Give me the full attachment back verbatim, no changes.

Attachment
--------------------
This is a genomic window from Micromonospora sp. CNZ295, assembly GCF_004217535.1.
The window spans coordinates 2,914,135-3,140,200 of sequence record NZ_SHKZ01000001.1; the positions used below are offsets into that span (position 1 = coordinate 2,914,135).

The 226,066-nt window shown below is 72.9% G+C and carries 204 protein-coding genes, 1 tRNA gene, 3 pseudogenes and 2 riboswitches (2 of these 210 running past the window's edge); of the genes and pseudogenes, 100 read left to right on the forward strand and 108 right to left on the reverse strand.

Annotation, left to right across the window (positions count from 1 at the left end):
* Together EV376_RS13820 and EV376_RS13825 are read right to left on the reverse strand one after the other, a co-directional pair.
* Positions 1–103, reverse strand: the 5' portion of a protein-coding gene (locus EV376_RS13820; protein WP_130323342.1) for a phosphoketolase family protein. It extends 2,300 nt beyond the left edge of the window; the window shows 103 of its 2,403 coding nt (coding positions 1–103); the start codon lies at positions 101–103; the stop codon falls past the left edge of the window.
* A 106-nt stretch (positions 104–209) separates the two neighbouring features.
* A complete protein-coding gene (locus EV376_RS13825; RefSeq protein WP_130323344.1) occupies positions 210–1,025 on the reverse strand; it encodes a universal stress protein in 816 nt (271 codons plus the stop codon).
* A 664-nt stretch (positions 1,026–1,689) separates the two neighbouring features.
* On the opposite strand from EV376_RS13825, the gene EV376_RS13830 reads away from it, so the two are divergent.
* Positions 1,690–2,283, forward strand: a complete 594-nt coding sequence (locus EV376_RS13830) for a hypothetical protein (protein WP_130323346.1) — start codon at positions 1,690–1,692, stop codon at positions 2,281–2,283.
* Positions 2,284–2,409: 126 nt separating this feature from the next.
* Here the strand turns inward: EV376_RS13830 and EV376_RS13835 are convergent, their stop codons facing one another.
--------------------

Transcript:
This is a genomic window from Micromonospora sp. CNZ295, assembly GCF_004217535.1.
The window spans coordinates 2,914,135-3,140,200 of sequence record NZ_SHKZ01000001.1; the positions used below are offsets into that span (position 1 = coordinate 2,914,135).

The 226,066-nt window shown below is 72.9% G+C and carries 204 protein-coding genes, 1 tRNA gene, 3 pseudogenes and 2 riboswitches (2 of these 210 running past the window's edge); of the genes and pseudogenes, 100 read left to right on the forward strand and 108 right to left on the reverse strand.

Annotation, left to right across the window (positions count from 1 at the left end):
* Together EV376_RS13820 and EV376_RS13825 are read right to left on the reverse strand one after the other, a co-directional pair.
* Positions 1–103, reverse strand: the 5' portion of a protein-coding gene (locus EV376_RS13820; protein WP_130323342.1) for a phosphoketolase family protein. It extends 2,300 nt beyond the left edge of the window; the window shows 103 of its 2,403 coding nt (coding positions 1–103); the start codon lies at positions 101–103; the stop codon falls past the left edge of the window.
* A 106-nt stretch (positions 104–209) separates the two neighbouring features.
* A complete protein-coding gene (locus EV376_RS13825; RefSeq protein WP_130323344.1) occupies positions 210–1,025 on the reverse strand; it encodes a universal stress protein in 816 nt (271 codons plus the stop codon).
* A 664-nt stretch (positions 1,026–1,689) separates the two neighbouring features.
* On the opposite strand from EV376_RS13825, the gene EV376_RS13830 reads away from it, so the two are divergent.
* Positions 1,690–2,283, forward strand: a complete 594-nt coding sequence (locus EV376_RS13830) for a hypothetical protein (protein WP_130323346.1) — start codon at positions 1,690–1,692, stop codon at positions 2,281–2,283.
* Positions 2,284–2,409: 126 nt separating this feature from the next.
* Here the strand turns inward: EV376_RS13830 and EV376_RS13835 are convergent, their stop codons facing one another.